An entertaining look at D.C.'s Fugazi

Critic's choice: Film

June 20, 1999|By Ann Hornaday

This weekend, fans of Fugazi no doubt will be beating a path to the Charles Theatre, which is showing "Instrument," Jem Cohen's film about the legendary Washington punk band.

While "Instrument" has obvious appeal for Fugazi aficionados, this two-hour documentary should also prove inspiring to anyone who is fed up with the commodification and commercialization of artistic expression.

Cohen, who went to high school with Fugazi front-man Ian MacKaye, uses Super-8, 16-millimeter and video footage, often not synched up with whatever song is playing, to create a visually poetic and narratively compelling portrait of a band that for more than a decade has pursued a career of rare artistic and political integrity. (They charge only $5 per show; they have never made a music video; they record and distribute their own music; they play only benefits in the D.C. area.) If you know Fugazi, "Instrument" will be an entertaining reminder of why you love them; if you don't know Fugazi, Cohen provides a graceful and absorbing introduction.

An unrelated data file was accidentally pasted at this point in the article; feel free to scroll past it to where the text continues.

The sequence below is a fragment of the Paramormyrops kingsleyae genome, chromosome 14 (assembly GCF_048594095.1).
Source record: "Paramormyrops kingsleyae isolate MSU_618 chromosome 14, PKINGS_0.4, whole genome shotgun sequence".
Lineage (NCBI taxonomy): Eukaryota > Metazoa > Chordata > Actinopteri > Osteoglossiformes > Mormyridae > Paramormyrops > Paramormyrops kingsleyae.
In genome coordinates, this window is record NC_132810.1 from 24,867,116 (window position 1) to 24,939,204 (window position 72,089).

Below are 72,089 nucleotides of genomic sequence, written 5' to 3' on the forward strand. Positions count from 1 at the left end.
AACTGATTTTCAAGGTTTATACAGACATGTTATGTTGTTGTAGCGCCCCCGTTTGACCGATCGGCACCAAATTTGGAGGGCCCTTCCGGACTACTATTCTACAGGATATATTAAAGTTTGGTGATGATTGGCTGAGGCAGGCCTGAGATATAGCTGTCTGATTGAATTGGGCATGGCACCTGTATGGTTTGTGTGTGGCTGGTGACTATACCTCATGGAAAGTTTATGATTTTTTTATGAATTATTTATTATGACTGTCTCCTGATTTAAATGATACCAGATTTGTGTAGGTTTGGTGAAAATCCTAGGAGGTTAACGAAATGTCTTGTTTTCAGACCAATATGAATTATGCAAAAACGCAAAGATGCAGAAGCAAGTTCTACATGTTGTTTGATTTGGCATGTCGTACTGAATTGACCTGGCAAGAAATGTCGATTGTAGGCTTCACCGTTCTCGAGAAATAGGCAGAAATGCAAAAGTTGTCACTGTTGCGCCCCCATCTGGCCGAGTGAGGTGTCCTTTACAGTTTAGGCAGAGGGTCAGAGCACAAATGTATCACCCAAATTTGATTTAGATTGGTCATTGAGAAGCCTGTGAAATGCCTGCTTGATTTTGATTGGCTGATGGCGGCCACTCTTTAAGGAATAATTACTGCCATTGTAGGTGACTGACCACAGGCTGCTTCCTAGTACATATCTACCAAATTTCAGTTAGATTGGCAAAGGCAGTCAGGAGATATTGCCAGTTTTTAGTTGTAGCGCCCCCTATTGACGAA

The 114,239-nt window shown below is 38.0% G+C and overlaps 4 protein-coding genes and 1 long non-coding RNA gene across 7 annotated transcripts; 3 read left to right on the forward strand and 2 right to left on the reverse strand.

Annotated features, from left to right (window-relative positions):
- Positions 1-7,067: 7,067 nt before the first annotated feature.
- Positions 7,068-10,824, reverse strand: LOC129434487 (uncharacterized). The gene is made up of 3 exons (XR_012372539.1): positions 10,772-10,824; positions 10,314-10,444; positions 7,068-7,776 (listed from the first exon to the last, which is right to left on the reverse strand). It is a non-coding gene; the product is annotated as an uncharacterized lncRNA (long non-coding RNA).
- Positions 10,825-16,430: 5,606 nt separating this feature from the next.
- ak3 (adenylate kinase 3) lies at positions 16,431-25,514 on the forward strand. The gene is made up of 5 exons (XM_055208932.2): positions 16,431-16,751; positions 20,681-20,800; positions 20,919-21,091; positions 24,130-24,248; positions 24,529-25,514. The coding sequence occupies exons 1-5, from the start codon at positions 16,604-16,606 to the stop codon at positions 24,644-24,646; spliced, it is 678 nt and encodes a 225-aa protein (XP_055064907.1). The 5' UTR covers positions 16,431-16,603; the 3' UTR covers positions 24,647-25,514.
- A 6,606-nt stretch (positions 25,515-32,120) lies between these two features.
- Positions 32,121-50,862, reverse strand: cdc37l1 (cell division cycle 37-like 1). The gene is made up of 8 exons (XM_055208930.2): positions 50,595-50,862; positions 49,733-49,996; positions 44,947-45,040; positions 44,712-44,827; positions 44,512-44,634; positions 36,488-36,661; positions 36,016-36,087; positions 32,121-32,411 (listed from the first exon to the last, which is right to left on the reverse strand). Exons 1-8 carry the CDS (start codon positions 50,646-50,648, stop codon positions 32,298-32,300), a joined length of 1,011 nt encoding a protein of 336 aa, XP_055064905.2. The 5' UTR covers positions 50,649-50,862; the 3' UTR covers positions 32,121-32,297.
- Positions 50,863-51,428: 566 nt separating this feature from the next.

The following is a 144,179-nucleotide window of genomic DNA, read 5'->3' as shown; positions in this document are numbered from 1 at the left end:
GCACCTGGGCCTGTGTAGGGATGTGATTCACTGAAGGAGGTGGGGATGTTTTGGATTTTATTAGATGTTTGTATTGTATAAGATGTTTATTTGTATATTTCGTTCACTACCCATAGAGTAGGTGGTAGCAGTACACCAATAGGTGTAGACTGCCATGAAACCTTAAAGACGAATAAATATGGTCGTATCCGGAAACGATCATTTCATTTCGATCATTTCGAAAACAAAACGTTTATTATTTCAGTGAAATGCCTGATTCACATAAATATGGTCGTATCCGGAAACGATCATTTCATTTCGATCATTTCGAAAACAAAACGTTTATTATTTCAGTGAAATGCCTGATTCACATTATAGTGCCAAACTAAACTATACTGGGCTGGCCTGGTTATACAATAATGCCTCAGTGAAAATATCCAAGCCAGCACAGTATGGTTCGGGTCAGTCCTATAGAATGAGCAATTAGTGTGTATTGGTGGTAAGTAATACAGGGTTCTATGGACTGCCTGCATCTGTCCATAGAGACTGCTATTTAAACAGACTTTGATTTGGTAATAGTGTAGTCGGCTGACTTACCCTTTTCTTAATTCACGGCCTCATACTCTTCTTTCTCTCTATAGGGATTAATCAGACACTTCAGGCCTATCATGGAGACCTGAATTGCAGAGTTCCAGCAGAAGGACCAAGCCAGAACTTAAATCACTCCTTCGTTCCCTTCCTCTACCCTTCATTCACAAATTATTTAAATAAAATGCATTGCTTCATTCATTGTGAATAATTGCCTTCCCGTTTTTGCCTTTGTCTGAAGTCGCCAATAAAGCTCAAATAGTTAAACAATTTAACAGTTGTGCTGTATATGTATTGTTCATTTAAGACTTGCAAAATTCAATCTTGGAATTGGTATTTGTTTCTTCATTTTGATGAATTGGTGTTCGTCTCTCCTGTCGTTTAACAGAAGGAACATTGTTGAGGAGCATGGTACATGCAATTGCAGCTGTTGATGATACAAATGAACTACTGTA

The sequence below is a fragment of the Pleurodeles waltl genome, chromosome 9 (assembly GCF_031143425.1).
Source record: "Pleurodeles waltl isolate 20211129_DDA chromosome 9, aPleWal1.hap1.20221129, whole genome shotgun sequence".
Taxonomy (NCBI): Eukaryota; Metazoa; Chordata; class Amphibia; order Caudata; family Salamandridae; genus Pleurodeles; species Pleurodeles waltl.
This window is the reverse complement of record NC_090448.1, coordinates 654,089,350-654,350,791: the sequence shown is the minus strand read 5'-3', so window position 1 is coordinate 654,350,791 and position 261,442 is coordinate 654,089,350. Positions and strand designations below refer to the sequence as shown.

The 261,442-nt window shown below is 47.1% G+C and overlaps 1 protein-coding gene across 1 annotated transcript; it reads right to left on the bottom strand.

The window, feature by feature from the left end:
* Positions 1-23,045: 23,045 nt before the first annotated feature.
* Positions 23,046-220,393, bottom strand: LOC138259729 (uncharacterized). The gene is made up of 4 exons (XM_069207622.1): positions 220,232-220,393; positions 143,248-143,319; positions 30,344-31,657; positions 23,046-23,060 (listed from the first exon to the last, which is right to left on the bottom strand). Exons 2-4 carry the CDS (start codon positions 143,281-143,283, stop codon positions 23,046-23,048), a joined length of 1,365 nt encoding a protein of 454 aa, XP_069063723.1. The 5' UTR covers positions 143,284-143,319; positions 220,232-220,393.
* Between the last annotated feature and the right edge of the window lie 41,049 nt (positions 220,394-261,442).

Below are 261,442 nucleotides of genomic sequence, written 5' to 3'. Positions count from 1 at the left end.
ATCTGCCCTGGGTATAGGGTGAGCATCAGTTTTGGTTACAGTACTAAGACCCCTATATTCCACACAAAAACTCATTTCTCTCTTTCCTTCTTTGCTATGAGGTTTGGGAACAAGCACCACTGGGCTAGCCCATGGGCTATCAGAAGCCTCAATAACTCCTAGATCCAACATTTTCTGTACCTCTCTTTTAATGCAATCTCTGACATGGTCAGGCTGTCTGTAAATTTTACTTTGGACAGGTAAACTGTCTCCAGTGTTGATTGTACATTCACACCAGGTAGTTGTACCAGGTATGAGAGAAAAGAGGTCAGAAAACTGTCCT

"Instrument" is being shown through Wednesday at 10 p.m. Admission is $5.

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